Concern Emerge Over Web Filtering Software In China
According to the chief of a Chinese advisory group of Internet standards, a directive by the Government of China mandating the fitting of advanced Internet filtering program on all new PCs may well make Chinese users vulnerable to spyware under government's control.
Said Chairman Charles Mok of the Internet Society, Hong Kong that he thought the directive imposed an element of suspicion at the consumers' end. Aljazeera reported this on June 9, 2009.
Previously Government of China had directed that all PCs to be sold from July 1, 2009 must have the "Green Dam-Youth Escort" software. The purpose of this Internet filtering application, according to authorities, is to safeguard the younger generation from pornography. Further, the Ministry of Industry and Information Technology has spent 41.7m Yuan ($6.1m) towards developing the software that would be shipped with new computers.
Also, all computer manufacturers in China have been sent the directive. But, it is said that they are irksome about the new regulation, however, not as much as to oppose authorities. The reason attributed to this annoyance is that there isn't sufficient time before July 1 by when the massive production output could be added with the application.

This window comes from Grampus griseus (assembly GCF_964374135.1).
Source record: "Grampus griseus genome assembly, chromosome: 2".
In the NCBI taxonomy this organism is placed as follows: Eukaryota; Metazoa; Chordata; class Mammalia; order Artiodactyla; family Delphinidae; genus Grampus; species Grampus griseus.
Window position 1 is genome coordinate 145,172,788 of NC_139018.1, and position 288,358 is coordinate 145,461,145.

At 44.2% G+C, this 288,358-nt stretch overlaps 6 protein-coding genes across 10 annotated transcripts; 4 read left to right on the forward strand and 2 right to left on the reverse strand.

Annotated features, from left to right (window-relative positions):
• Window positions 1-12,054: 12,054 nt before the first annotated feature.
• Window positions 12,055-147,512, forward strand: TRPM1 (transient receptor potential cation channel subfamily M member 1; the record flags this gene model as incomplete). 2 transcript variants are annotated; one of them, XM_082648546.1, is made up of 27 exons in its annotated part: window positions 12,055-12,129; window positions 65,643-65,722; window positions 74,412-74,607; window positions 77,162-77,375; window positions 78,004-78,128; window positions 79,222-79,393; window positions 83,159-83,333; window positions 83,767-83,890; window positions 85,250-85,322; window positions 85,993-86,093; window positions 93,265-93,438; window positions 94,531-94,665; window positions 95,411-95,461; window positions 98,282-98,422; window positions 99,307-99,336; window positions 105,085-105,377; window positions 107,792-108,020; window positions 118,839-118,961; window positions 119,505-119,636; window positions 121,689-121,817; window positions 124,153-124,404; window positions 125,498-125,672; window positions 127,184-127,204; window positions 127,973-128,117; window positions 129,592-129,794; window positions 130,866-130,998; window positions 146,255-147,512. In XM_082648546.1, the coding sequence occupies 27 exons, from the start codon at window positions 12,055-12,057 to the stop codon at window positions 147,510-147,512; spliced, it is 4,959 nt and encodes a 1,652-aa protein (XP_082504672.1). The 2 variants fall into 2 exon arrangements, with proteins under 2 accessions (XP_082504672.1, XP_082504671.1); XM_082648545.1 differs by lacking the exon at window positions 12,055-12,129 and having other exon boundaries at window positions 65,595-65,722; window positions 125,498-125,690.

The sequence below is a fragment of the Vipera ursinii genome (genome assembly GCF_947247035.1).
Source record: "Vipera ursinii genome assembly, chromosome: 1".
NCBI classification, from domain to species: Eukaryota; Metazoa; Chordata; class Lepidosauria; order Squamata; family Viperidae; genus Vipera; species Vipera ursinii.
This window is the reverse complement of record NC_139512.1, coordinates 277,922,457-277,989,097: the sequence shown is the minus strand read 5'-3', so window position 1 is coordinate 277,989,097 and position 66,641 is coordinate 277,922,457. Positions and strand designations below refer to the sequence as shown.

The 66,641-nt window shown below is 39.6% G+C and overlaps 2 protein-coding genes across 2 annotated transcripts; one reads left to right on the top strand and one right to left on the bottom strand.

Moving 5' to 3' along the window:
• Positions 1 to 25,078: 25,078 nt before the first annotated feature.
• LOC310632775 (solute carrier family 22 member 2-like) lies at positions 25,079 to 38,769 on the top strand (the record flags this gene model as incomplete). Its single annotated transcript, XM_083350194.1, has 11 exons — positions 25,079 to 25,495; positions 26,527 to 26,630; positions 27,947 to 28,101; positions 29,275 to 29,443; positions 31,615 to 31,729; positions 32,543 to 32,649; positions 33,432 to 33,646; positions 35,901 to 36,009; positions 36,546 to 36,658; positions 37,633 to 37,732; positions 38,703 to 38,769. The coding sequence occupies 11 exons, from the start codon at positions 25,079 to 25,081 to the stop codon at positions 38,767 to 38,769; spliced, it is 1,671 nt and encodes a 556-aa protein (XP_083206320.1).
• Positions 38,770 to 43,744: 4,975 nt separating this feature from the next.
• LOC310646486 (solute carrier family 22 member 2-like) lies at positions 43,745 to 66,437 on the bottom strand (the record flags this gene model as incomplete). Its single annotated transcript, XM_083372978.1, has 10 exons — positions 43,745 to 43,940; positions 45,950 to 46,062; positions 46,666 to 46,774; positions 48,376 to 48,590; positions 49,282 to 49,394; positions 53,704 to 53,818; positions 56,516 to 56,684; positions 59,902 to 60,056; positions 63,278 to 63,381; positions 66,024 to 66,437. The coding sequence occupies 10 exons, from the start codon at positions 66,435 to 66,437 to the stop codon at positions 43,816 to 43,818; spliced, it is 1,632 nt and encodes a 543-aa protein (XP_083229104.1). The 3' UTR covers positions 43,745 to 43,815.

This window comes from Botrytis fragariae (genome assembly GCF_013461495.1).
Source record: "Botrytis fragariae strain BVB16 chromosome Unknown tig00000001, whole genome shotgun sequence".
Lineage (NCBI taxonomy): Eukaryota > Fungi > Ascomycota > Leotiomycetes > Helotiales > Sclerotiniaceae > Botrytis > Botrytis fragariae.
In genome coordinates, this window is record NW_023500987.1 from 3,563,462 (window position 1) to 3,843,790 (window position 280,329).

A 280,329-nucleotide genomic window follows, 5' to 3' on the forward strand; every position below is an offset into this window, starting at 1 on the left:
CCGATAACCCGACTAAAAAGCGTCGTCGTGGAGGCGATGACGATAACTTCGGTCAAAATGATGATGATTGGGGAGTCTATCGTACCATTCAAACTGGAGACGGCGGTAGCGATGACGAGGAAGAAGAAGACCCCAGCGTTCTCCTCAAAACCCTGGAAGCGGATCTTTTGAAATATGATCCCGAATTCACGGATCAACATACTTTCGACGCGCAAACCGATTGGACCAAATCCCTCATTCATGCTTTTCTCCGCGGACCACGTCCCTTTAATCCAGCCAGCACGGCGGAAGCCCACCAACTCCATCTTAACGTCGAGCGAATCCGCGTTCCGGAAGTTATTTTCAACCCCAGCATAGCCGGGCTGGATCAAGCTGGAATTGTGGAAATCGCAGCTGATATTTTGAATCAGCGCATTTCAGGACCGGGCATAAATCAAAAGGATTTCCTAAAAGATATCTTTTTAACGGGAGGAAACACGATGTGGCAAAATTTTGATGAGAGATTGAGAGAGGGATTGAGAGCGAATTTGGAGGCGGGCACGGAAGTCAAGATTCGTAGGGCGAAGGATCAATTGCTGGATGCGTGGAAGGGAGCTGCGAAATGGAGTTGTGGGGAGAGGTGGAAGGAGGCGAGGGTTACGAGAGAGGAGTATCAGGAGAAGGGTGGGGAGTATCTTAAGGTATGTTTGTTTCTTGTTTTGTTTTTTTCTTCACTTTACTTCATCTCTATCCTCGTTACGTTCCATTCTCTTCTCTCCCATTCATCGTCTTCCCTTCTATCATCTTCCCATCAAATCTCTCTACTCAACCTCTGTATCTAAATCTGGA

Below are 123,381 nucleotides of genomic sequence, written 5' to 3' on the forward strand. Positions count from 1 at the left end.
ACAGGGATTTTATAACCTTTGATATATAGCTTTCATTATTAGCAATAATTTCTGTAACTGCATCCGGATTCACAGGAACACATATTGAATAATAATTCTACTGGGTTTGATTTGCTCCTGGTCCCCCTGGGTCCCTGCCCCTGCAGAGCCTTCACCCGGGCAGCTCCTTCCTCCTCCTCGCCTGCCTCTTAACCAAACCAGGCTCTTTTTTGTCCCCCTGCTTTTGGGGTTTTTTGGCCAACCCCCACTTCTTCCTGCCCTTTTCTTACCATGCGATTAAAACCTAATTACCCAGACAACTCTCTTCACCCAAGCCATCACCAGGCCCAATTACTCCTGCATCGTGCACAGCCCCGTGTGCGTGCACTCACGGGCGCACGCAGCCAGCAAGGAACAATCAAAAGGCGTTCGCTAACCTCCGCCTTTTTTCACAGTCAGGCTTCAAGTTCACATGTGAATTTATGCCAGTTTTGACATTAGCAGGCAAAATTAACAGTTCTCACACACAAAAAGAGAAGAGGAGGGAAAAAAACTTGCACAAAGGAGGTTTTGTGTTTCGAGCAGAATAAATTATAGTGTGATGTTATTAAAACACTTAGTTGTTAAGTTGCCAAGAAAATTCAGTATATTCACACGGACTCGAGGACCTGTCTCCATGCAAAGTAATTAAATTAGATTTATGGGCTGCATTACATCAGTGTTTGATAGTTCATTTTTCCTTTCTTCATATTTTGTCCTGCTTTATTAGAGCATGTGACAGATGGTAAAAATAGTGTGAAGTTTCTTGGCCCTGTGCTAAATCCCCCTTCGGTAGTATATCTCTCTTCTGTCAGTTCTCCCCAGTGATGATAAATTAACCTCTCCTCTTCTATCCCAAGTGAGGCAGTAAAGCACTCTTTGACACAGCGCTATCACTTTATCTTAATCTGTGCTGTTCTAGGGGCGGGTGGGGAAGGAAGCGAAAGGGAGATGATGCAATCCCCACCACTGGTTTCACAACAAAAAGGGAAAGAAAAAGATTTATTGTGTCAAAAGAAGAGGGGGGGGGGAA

Moreover, the period of introducing the directive is also the time when there is apprehension among the Internet and computer industry players of too high a government tax on repression and censorship that they would be comfortable to pay.
Nonetheless, officials have described as untrue a piece of media news, which says that spyware would be loaded onto Chinese PCs to regulate the country's Internet users. State the authorities that pornography filtering program planned for loading onto computers isn't sophisticated enough to the job of spyware.
Thus, according to Deputy Chief Liu Zhengrong of the State Council Information's Internet Affairs Bureau, the software to be installed is created to filter the Internet from pornography and just that. ChinaDaily reported this on June 10, 2009.
Meanwhile, security specialists stated the issue isn't the first of its kind in China for, during 2007, authorities similarly ordered Chinese operators of online games to include anti-addiction program within their games.
Related article: Concordia University Blocked Use of Facebook
» SPAMfighter News - 17-06-2009